“Effective technology licensing takes time and patience,” Dr. Porter said. “Mr. Thompson recognized the complementary interests, introduced the parties a year ago, and nurtured the relationship through today’s license execution. Further patience and hard work will be required to bring a new drug to market.”
“This agreement represents the best of what the Health Science Center has to offer—thorough basic research leading to a promising new therapy for cancer patients who have few options, and the ability to license to a South Texas company that will turn it into a lifesaving product,” said Brian Herman, Ph.D., vice president for research at the Health Science Center.
Francisco G. Cigarroa, M.D., president of the Health Science Center, called the license development “a win for cancer patients and a demonstration that academic research can provide local economic development.”
Michael T. Dwyer, president and CEO of Azaya Therapeutics, said the technology nicely complements Azaya’s existing cancer therapy product pipeline.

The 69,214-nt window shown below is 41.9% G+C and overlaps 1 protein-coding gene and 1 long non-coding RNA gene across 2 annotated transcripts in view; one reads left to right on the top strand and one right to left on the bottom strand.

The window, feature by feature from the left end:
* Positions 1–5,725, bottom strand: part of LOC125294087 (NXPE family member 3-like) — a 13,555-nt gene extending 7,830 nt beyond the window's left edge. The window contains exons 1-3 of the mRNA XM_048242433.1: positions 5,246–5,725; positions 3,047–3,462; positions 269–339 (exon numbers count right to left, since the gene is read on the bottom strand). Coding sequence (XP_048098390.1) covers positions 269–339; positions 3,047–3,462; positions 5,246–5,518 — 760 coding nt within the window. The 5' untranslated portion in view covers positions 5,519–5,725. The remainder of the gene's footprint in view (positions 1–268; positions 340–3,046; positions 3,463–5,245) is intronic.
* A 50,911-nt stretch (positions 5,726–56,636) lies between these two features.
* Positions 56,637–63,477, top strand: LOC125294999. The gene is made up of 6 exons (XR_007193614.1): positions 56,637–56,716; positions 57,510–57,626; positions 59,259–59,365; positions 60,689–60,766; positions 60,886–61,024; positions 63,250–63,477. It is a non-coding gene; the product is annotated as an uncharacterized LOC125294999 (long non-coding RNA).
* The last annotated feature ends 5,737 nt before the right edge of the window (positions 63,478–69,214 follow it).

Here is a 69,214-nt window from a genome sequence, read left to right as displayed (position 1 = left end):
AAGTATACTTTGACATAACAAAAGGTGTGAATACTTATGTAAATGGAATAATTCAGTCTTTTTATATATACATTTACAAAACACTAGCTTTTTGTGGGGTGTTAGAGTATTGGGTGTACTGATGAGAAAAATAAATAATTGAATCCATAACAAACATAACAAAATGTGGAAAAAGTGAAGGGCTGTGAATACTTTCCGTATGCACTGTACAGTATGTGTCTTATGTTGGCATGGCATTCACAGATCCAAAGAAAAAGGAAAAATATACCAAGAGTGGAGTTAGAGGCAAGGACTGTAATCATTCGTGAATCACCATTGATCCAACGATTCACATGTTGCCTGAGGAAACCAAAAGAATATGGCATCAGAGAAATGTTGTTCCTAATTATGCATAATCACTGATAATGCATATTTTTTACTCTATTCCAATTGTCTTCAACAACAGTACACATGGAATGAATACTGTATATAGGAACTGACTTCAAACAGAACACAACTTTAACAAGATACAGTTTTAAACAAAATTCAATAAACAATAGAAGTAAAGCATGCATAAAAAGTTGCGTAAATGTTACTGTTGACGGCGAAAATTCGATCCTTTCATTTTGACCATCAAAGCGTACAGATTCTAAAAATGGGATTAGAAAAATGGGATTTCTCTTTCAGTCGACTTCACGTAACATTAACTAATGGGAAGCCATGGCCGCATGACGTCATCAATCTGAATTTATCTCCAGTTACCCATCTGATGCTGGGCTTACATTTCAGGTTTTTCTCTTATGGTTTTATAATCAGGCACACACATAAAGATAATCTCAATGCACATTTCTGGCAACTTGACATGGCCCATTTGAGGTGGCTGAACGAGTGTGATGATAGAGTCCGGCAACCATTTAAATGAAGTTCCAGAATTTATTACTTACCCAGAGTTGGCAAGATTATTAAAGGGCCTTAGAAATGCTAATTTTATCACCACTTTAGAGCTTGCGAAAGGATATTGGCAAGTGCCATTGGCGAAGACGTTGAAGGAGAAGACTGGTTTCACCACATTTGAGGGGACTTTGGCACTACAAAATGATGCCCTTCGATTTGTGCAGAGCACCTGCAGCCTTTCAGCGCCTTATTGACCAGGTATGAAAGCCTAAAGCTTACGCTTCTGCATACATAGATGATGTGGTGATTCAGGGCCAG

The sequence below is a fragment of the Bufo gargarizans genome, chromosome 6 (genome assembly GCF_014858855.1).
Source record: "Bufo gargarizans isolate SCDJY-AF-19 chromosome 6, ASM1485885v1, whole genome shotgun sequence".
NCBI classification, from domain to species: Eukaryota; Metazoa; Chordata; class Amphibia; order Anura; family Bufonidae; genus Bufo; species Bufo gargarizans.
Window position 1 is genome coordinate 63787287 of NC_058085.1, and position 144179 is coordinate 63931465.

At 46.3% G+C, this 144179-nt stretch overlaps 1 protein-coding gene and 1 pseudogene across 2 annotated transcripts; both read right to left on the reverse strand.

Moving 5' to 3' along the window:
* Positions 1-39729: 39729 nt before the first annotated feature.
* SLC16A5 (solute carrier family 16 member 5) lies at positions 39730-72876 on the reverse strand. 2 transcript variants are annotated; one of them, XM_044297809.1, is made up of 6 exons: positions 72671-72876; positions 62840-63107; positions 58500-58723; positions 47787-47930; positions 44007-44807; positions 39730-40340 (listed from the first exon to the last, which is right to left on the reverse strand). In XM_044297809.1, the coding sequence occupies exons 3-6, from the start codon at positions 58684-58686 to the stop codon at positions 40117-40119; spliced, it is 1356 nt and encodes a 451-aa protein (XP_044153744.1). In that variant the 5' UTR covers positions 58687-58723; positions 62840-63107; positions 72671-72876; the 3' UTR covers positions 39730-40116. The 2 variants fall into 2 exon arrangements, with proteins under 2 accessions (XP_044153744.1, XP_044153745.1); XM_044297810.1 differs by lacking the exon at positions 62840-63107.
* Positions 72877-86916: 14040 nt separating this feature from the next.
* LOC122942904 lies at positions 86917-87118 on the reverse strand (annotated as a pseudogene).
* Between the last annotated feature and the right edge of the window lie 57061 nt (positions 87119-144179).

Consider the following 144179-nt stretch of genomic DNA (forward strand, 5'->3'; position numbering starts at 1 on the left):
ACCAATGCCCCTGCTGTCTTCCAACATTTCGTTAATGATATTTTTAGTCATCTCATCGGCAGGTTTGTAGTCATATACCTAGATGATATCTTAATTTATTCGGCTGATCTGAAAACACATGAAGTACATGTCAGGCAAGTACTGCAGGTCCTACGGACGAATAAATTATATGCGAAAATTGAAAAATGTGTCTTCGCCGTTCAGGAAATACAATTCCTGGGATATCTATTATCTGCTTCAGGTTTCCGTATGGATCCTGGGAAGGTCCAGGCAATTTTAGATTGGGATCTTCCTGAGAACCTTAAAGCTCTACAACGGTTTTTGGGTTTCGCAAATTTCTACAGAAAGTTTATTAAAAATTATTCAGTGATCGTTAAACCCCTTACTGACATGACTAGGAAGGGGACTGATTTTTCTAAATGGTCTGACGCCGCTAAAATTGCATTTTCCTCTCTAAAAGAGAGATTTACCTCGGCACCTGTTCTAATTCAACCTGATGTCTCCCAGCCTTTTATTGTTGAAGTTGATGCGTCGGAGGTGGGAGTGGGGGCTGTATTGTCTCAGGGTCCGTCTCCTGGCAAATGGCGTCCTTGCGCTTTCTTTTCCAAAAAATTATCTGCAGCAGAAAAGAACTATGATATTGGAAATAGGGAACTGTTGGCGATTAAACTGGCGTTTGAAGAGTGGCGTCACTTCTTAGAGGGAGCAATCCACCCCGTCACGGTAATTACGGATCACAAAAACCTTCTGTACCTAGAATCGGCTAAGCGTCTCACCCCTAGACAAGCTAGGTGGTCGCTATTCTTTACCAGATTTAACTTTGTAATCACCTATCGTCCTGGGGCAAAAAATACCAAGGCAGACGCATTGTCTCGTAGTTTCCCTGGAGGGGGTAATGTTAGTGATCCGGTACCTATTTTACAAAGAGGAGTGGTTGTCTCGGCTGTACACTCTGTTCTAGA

The University of Texas Health Science Center at San Antonio is the leading research institution in South Texas and one of the major health sciences universities in the world. With an operating budget of $674 million, the Health Science Center is the chief catalyst for the $15.3 billion biosciences and health care sector in San Antonio’s economy. The Health Science Center has had an estimated $35 billion impact on the region since inception and has expanded to six campuses in San Antonio, Laredo, Harlingen and Edinburg. More than 23,000 graduates (physicians, dentists, nurses, scientists and allied health professionals) serve in their fields, including many in Texas. Health Science Center faculty are international leaders in cancer, cardiovascular disease, diabetes, aging, stroke prevention, kidney disease, orthopaedics, research imaging, transplant surgery, psychiatry and clinical neurosciences, pain management, genetics, nursing, allied health, dentistry and many other fields. For more information, visit www.uthscsa.edu.